While some women scream for their husbands whenever they see a spider in the house, I scream for my 14-year-old daughter, Brianna. She comes running, jokes me for being afraid, gently scoops up the wayward spider and then takes her outside. Brianna has loved insects and spiders her entire life and has always shown great compassion toward them. She’s constantly rescuing dragonflies who get caught in our screened-in porch and can catch houseflies like a ninja, with one hand movement. We call her “the bug whisperer.”

Just as Bri wouldn’t hurt a fly - really - she certainly would never take live cockroaches, cut them up and implant electrodes into them for “fun.” I would like to think that no child would. Yet this is exactly what a Michigan-based company called Backyard Brains is encouraging kids to do with its new RoboRoach kits.

Unbelievably, the company is trying to pass off this insect torture as “educational.” I say the only thing that RoboRoach teaches kids is that it’s OK to hurt and torment animals.

RoboRoach kits instruct kids to “anesthetize” a live cockroach by placing him or her in ice water for several minutes. Then they are supposed to sand down the animal’s thorax (yes, you read that right) in order to remove the waxy substance that coats cockroaches’ bodies (which keeps them hydrated). Next, they are to use a needle to puncture the thorax, superglue an electrode connector to it, cut off most of the roach’s antennae (which roaches need in order to navigate), and superglue electrodes to the stubs. Finally, they are instructed to use a hot glue gun to attach a battery pack to the roach’s back. And voil: At the completion of all that live-animal mutilation, kids will be rewarded by being able to control the cockroach’s movements via a smartphone app.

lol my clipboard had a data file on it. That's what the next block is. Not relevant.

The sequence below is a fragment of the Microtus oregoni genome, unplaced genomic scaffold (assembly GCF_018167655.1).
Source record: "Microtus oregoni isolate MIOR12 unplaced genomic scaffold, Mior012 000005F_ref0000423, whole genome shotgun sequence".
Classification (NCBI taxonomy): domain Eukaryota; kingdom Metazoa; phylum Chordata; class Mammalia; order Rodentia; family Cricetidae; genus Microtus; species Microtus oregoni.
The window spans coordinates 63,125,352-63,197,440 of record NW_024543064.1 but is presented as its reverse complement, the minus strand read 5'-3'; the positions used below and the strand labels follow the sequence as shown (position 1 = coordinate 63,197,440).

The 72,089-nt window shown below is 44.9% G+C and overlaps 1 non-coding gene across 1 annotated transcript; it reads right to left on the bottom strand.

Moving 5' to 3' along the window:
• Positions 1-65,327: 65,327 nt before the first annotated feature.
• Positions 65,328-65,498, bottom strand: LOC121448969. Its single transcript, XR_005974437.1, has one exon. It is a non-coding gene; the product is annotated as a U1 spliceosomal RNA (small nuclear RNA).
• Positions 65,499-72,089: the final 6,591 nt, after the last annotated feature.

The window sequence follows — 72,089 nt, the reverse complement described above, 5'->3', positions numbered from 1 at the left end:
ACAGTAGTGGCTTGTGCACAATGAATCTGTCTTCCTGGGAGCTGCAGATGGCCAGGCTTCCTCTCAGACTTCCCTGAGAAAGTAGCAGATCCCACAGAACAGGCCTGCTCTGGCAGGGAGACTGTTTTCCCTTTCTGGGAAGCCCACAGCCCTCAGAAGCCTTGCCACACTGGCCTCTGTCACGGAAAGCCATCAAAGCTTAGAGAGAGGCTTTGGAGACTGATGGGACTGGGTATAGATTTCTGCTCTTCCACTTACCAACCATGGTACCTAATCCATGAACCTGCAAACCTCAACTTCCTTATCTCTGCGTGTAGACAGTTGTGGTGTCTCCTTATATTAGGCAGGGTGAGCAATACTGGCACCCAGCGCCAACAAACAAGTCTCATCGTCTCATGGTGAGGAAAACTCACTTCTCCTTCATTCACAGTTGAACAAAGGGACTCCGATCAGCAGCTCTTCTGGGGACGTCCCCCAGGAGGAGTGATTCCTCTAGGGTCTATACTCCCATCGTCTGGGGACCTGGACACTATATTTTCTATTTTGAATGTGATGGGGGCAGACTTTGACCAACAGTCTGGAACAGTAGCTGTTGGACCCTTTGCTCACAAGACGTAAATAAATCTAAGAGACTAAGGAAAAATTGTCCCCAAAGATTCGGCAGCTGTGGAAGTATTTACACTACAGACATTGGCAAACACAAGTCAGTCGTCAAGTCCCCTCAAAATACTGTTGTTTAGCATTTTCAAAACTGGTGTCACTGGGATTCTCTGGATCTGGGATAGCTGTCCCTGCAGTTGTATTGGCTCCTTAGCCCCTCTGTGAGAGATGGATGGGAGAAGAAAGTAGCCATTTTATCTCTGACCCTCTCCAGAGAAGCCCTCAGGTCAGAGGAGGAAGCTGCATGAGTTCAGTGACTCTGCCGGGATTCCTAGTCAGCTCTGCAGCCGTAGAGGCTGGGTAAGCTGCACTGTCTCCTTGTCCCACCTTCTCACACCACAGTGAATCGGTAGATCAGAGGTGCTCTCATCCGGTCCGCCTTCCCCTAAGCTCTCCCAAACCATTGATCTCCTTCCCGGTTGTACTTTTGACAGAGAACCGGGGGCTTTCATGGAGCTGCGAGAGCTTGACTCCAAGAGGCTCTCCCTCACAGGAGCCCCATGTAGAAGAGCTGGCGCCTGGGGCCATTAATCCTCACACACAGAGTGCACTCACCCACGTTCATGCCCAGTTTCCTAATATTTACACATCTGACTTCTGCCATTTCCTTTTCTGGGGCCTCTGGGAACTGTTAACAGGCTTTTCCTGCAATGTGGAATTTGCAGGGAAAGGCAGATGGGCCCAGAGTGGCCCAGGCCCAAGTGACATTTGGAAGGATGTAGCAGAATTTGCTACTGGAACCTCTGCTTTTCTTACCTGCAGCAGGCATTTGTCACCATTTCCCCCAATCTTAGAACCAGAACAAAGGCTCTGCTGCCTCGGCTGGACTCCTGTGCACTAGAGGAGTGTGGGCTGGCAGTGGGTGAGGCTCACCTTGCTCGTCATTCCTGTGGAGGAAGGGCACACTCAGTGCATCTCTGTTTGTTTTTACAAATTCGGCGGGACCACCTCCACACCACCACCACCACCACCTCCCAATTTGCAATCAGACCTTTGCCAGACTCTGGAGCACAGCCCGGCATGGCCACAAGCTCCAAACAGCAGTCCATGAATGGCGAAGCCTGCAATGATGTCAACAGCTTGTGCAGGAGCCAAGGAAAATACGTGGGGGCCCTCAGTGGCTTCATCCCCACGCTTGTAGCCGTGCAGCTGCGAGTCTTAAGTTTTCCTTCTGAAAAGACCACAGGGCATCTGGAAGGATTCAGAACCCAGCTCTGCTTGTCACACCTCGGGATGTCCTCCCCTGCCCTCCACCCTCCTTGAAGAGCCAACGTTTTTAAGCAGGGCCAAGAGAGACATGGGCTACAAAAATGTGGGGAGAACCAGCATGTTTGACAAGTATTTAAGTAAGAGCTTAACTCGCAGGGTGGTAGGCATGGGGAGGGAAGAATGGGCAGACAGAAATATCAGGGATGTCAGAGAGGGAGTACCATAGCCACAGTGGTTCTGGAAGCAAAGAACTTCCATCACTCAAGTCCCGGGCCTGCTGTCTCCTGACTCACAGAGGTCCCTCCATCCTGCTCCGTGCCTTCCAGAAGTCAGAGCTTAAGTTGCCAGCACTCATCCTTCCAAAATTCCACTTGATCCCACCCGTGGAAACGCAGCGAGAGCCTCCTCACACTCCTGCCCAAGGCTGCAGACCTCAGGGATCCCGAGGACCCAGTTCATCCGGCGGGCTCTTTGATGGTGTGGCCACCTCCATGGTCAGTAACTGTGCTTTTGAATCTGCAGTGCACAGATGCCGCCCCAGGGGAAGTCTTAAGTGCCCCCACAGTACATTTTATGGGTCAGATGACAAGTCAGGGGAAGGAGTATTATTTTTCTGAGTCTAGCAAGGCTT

Wired calls the RoboRoach “an ethics-free lesson in mind control for the pursuit of entertainment.” PETA calls it cruel and is asking Michigan authorities, including the state attorney general, to investigate and take appropriate enforcement action for any violations that they may find.

It’s also bad science. RoboRoach gives kids the idea that all you need to become a skilled neuroscientist (or veterinary surgeon) is a steady hand, a smartphone and a “disposable” insect.

Here’s what we should be teaching our kids instead: All animals, no matter how tiny or unpopular, deserve to be treated with compassion. There’s no reason to believe that cockroaches can’t feel pain — in fact, studies indicate that they do. Other studies have found that cockroaches are social beings who “talk” to one another, can recognize individual members of their family and live together in closely bonded groups. They make collective decisions — about where to seek shelter, for instance — that will benefit the entire cockroach clan.

Researchers have also used computer simulations to show that, even with their tiny brains, insects have enough neural circuits to possess consciousness. As Professor Lars Chittka, one of the researchers, explains, “Animals with bigger brains are not necessarily more intelligent.”

When Bri was in elementary school, one of her teachers stepped on a spider during class. Even though she’s very shy, Bri was so upset that she spoke up and, from that day on, was allowed to take all insects out of the classroom and place them outside. No other spiders were killed by that teacher on Bri’s watch.

I’m proud of Bri for always being on the side of compassion. Child psychologists agree that when you encourage a child to be kind to even the smallest and least popular among us, you are aiding in the development of a more compassionate adult. On the other hand, encouraging kids to mutilate and maim another living being, as RoboRoach does, can desensitize kids to cruelty. In this age of school shootings and relentless bullying, that’s the last thing we need.


Christina Matthies is a blog writer with the PETA Foundation. Distributed by MCT Information Services. McClatchy-Tribune did not subsidize the writing of this column; the opinions are those of the writer and do not necessarily represent the views of McClatchy-Tribune or its editors.